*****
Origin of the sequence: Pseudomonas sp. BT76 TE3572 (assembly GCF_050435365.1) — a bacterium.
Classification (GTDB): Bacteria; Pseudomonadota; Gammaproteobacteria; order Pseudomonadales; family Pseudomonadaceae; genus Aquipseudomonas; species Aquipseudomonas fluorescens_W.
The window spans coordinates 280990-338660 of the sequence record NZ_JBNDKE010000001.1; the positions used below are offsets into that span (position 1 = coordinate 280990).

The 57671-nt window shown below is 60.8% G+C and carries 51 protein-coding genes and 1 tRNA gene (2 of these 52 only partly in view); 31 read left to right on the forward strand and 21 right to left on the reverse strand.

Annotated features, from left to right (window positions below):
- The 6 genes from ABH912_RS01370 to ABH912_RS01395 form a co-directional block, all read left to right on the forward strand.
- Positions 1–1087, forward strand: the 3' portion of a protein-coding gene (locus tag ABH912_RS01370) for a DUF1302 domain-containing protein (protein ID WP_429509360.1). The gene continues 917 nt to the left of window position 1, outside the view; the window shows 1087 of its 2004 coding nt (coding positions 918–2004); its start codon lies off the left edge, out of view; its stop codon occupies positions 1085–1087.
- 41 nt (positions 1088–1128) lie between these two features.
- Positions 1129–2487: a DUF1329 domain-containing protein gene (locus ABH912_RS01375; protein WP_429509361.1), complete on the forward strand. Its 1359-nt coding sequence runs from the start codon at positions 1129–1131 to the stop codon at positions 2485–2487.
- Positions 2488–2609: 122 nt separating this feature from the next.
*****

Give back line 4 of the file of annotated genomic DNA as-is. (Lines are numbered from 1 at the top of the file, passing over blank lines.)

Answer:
The 57671-nt window shown below is 60.8% G+C and carries 51 protein-coding genes and 1 tRNA gene (2 of these 52 only partly in view); 31 read left to right on the forward strand and 21 right to left on the reverse strand.